The business tries to bring in customers; you try to find talent. What if we told you that both of these things are directly connected to each other? There’s a good reason why this quote from Richard Branson is world-famous: ‘Clients do not come first. Employees come first. If you take care of your employees, they will take care of the clients.’ Research conducted by Bellet et al. (2019) revealed that employees are 13 percent more productive when they are happy. But how do you ensure your employees are happy? The employee journey helps you identify moments when you can structurally deliver a dose of job satisfaction.
What is the employee journey?
The employee journey is the journey an employee takes in a company, starting from the first moment of contact and lasting until the employee’s departure. There are certain moments during the employee journey that make more of an impression than others. Do you still remember your first day at work? Sure you do. But how about the second day at work, the third week, or even the fourth month? The first day simply has a much bigger impact on an employee. And there a more moments like that that represent a milestone in the employee’s journey; we refer to these moments as ‘touchpoints’. These are important moments for the employee in which the organisation has an opportunity to turn the moment into a positive experience. The more positive moments there are during the journey, the happier the employee.
What are the benefits of an employee journey?
The employee journey is in fact a way of facilitating job satisfaction. By creating a sort of roadmap, you reveal all the moments that have an impact on the employee. You add real value by very consistently fulfilling the promise at each touchpoint. We call this promise the employee value proposition (EVP). This is the organisation’s value proposition; the promise made to the employees. It answers the question of why people want to work at an organisation. The days are long gone when just offering an attractive salary and a ping-pong table in the hallway would be enough to win the war for talent. People want more than money: they want a good employer. A good employer who ensures they are happy in their job. By structurally anticipating the needs of the employee, and thus facilitating job satisfaction, you can stand out as a top-level employer. This results in higher productivity, reduced absenteeism, and all of a sudden, you are an attractive employer for talents.
How to remain attractive for talents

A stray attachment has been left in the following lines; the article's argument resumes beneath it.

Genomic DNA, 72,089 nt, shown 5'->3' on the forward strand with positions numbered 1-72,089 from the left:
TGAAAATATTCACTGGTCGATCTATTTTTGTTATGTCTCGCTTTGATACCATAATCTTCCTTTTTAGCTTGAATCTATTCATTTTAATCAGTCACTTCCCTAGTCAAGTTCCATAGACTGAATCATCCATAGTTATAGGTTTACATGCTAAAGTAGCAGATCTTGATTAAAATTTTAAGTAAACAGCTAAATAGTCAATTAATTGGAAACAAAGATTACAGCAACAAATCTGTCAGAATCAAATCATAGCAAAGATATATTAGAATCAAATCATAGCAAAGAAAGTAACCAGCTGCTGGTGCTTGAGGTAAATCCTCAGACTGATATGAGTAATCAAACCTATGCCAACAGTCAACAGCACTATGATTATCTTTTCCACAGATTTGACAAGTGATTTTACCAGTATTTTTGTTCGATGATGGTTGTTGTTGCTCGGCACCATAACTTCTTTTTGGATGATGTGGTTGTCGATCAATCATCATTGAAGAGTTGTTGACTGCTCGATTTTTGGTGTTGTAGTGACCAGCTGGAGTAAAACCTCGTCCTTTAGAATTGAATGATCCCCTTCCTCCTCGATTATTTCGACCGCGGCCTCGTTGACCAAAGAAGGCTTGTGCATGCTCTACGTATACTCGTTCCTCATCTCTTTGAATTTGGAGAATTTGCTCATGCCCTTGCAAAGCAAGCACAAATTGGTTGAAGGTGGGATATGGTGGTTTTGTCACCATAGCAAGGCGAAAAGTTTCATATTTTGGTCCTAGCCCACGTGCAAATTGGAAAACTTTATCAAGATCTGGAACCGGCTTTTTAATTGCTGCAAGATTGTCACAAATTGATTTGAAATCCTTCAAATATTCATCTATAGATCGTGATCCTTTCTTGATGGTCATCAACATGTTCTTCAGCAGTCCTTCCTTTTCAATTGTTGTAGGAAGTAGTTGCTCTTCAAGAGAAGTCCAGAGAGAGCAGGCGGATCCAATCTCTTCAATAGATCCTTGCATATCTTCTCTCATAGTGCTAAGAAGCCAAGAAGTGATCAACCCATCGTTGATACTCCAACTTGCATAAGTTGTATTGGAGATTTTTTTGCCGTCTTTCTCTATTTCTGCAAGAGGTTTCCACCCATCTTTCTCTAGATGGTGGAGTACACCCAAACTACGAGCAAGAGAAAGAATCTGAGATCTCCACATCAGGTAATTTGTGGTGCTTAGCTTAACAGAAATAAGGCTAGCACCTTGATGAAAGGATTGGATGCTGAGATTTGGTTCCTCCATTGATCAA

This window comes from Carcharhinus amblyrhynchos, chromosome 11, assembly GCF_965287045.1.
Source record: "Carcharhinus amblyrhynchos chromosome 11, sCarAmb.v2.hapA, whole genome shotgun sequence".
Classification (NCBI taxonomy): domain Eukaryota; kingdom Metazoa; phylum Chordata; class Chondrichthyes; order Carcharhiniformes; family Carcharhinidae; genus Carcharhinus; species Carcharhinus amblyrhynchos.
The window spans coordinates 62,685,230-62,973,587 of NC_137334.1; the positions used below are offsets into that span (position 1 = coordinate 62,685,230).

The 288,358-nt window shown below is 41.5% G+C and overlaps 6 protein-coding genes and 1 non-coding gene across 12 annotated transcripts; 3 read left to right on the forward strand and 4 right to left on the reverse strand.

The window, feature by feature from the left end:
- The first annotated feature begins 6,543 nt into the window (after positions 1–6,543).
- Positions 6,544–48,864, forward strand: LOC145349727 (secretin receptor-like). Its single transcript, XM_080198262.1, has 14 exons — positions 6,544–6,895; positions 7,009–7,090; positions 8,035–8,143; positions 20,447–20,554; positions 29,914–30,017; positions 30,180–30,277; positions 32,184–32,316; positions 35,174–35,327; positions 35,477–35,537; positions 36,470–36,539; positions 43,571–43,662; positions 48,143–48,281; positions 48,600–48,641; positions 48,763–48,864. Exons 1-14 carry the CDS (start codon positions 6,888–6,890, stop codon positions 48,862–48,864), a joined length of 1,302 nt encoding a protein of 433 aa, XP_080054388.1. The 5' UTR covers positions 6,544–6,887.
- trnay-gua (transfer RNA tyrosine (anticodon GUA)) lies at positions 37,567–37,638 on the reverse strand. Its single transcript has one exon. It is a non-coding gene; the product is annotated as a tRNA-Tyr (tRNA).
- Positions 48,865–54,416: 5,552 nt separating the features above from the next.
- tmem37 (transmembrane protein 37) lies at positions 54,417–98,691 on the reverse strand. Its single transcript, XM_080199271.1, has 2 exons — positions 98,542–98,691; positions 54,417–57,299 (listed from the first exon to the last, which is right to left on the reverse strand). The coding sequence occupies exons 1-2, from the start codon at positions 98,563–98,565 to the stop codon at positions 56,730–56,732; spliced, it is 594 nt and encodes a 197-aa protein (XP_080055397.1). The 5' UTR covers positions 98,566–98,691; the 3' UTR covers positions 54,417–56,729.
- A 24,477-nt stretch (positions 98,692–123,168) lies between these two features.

As a company, you don’t just want to hire the best people; you also want them in the right place and you want them to stay. Presenting a bouquet of flowers when an employee signs the contract is a nice gesture, but it’s not enough to avoid losing talent. What they want is a focus on development. They want you to pay attention to fulfilling their needs, and they want opportunities for growth and advancement. This is something that demands a data-driven approach to the employee journey. You just can’t recognise talent based on appearances. Just like you can’t smell if an employee would perhaps be much happier in another role. And when and how do you decide whether someone is actually ready for the following step as a supervisor? Do these seem like tough questions? They are actually not all that hard to answer if you use the right assessments at the right times. This results in a wealth of data that gives you better insight into the talent of your current and prospective employees.
How do you create an employee journey?
Generally speaking, there are three phases in the employee journey: entry, advancement and exiting the organisation. In these phases, we can identify six important touchpoints: selection, onboarding, development, growth, advancement and exiting the organisation. You can see an example of an employee journey below. This is a basic model that you could use right away. We have indicated which assessments are appropriate for each touchpoint at that point in time. You can now add touchpoints that are important for your target group to the ones above. Identify and list all the moments that are important for the employee. Then incorporate these additional touchpoints in the employee journey. Next, you can place the actions you will take in the journey; how will you respond to all the touchpoints? Take the time to think this through, and invite some people to take part in a brainstorm session. Because it’s actually the little moments, the ones that are just a bit different, just a bit more personal, that are appreciated the most.
One size does not fit all
A common mistake is that people create a single roadmap of the employee journey and map out a general route for all employees at once. They treat the employee journey as if it’s a one-size-fits-all experience, something it most definitely is not. The whole idea behind the employee journey is that you actually effectively anticipate and respond to differing needs. This way, you can map out a journey for the talent programme, a journey for the operational experts, one for the specialists and one for the managers. This means an employee journey is always tailor-made. It is also important that the journey is always up to date; this guarantees that you offer continuity to the needs of your employees and that you consistently implement the EVP. Make sure the employee journey is structurally kept on the agenda.
Are you one of our assessment platform customers? Contact your account manager, and he will work with you to create an employee journey.